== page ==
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Stop the Frack Attack Prioritizes Male Entitlement over Saving the Planet

By Deep Green Resistance Colorado

Dear Reader, do you believe women, including those who have been raped by men, have the right to not be forced to share their most intimate spaces with males?

If you believe women have the right to say no, you will not be allowed to table at the Stop the Frack Attack National Convention.

Why? Because evidently the right of males to colonize women’s most intimate and vulnerable spaces is more important to these organizers than the rights of women to say no.

What does this have to do with a conference on fracking? We believe that just as communities have the right to say no to fracking, so, too, women have that right.

As radical environmentalists (and radical feminists), we in Deep Green Resistance oppose any and all threats to the future of the planet. This includes the recent spread of hydraulic fracturing as a method of oil extraction, a particularly vicious expression of this culture’s contempt for the living world. Because of this, we were understandably excited when we saw that Denver would be host to the Stop the Frack Attack (STFA) National Convention this week, and immediately reached out to see about tabling and distributing materials for our organization. Unfortunately, the leaders of STFA made it very clear to us that feminist perspectives are not welcome at their event.

Deep Green Resistance (DGR) is being barred from STFA because, according to the organizers of this conference, we support a “gender binary.” This notion is absurd. No one in DGR supports the gender binary – in fact, we oppose it so strongly that we don’t think those who struggle to fit inside one suffocating category should mutilate their bodies to fit inside the other. Sadly, transgenderists seem to disagree.

The real reason for our being censored is simple: We don’t think one abolishes an oppressive system by creating more categories in between the powerful and the powerless. On every issue except gender, most activists agree with us. After all, Capitalist societies don’t have a “class binary,” but no one thinks that makes the proletariat any closer to liberation. The bloodthirsty Spanish colonizers had at least six racial categories in their so-called New World; did that stop the indigenous from being slaughtered? And if not, then why on Earth would a non-binary gender system do anything to stop men from raping and killing women?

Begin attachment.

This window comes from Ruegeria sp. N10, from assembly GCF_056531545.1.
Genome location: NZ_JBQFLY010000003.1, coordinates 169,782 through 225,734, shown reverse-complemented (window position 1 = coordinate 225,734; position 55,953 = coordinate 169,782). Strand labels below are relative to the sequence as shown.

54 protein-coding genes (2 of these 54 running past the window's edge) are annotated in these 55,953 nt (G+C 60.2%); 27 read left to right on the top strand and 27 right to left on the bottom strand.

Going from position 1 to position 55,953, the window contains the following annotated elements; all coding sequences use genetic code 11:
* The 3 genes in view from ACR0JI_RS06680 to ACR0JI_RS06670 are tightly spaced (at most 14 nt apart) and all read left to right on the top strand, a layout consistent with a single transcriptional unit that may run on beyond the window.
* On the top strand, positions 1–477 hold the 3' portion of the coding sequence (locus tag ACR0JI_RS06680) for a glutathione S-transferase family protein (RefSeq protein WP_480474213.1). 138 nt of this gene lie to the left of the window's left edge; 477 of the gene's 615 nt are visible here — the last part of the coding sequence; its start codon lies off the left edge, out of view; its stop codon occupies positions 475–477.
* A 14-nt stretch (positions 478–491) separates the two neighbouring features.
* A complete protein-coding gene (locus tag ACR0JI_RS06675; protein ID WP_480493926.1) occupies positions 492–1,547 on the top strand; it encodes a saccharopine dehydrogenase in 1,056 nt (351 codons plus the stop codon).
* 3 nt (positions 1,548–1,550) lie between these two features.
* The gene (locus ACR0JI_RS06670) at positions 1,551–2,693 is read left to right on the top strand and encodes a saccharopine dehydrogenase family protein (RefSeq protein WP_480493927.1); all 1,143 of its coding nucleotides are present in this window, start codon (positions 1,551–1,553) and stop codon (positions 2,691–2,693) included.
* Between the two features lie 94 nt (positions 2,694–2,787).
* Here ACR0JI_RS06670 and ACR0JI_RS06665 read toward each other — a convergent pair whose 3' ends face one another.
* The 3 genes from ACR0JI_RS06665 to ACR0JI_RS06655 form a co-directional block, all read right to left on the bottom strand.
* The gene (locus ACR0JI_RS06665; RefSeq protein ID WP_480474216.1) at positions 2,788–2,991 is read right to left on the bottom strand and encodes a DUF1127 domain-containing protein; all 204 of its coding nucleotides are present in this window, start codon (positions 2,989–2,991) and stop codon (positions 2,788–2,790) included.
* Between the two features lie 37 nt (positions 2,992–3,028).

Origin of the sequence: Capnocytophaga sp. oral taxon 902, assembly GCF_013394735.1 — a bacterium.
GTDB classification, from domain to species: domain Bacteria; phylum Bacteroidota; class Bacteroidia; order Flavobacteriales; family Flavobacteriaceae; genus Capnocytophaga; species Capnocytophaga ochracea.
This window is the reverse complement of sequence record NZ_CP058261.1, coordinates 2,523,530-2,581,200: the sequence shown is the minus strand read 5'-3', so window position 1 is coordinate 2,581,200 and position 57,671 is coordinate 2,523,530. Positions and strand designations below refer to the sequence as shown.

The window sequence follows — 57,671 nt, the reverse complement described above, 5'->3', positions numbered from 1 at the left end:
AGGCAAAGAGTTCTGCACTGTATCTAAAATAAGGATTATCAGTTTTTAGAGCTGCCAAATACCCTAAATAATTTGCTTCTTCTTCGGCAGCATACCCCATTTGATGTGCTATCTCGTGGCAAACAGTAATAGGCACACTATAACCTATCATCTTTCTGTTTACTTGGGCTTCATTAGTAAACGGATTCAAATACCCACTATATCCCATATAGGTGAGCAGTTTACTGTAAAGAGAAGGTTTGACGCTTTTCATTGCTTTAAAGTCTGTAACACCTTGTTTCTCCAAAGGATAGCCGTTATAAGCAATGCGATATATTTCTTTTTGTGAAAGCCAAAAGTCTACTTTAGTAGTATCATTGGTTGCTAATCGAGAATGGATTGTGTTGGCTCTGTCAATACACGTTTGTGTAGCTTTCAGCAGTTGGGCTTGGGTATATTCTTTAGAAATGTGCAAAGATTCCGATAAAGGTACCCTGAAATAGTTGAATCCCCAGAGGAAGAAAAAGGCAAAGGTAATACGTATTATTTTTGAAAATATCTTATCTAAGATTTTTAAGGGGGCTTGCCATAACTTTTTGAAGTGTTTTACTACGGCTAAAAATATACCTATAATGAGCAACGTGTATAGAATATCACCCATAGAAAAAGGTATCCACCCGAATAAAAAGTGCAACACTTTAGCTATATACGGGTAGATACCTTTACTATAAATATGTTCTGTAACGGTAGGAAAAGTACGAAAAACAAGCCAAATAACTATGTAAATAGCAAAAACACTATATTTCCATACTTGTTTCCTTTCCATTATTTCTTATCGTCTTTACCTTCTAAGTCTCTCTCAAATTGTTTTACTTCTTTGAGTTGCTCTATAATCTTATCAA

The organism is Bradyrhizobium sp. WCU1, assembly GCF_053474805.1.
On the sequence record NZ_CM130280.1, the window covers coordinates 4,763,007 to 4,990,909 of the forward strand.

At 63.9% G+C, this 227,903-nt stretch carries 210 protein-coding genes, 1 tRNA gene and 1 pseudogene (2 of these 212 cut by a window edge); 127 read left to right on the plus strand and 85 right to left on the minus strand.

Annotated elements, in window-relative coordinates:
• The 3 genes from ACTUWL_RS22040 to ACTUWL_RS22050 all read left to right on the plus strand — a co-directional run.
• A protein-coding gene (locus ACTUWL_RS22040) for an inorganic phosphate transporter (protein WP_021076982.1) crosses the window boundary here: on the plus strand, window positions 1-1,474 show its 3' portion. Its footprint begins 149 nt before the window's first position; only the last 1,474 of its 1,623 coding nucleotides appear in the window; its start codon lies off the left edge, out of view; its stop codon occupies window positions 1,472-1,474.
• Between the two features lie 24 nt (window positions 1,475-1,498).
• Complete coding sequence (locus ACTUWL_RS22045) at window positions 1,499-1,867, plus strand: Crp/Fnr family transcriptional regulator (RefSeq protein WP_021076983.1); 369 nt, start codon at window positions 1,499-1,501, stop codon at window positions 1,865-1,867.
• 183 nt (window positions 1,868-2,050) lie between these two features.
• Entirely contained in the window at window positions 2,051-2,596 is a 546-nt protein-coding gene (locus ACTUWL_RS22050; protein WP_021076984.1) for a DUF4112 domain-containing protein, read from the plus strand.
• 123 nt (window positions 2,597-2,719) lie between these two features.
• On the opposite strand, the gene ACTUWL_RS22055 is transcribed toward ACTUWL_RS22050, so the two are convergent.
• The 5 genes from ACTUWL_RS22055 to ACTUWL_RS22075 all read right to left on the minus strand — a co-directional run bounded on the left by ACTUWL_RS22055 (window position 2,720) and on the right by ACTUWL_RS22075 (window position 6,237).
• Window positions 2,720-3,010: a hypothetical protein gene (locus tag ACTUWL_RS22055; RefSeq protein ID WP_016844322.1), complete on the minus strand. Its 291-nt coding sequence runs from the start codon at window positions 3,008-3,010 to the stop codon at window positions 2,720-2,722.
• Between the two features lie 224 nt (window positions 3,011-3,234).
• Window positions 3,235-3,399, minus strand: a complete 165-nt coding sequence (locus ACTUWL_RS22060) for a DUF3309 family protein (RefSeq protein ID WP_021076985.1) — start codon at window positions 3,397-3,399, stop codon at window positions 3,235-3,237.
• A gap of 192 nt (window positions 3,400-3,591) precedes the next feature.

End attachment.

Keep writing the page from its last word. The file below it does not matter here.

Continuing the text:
DGR believes the ideal number of genders isn’t three, or four, or dozen, or a million. It’s zero. We aim for a world where no one, male or female, is defined by a set of violent stereotypes called masculinity and femininity. And we can’t get there so long as these patriarchal, culturally constructed notions of Man and Woman are turned into essential aspects of human beings. Abolishing patriarchy means acknowledging that the social roles of this culture are not natural, not innate, and not acceptable – yet transgenderists are determined to naturalize the structure of women’s oppression by turning gender into an identity.

Critics of DGR like to portray us as somehow protecting or defending traditional definitions of gender, but nothing could be further from the truth. Deep Green Resistance encourages and supports anyone who resists the abusive and violent gender system – and the greatest example of such resistance is women saying no to men. Inside a political structure wherein people with penises are taught to disregard, belittle, and abuse people with vulvas – we call this structure “gender” – the truly non-conforming position for males is to defend and support those boundaries, not find new reasons for breaking them. Men force women to sacrifice their spaces every single day in this culture; doing the exact same thing while wearing lipstick and a dress doesn’t make it radical.

In a world teetering on the brink of destruction, we in Deep Green Resistance are absolutely amazed that an activist would turn his back on a committed environmentalist group solely because that group thinks rape victims shouldn’t have to shower and sleep with men. Sadly, many women in DGR are not surprised; they are very used to male activists putting the feelings of men above the physical safety and security of women. If the organizers of Stop the Frack Attack truly want to strike a blow against our restrictive and oppressive gender system, they could start by challenging their own entitlement and misogyny, clearly displayed here for all to see.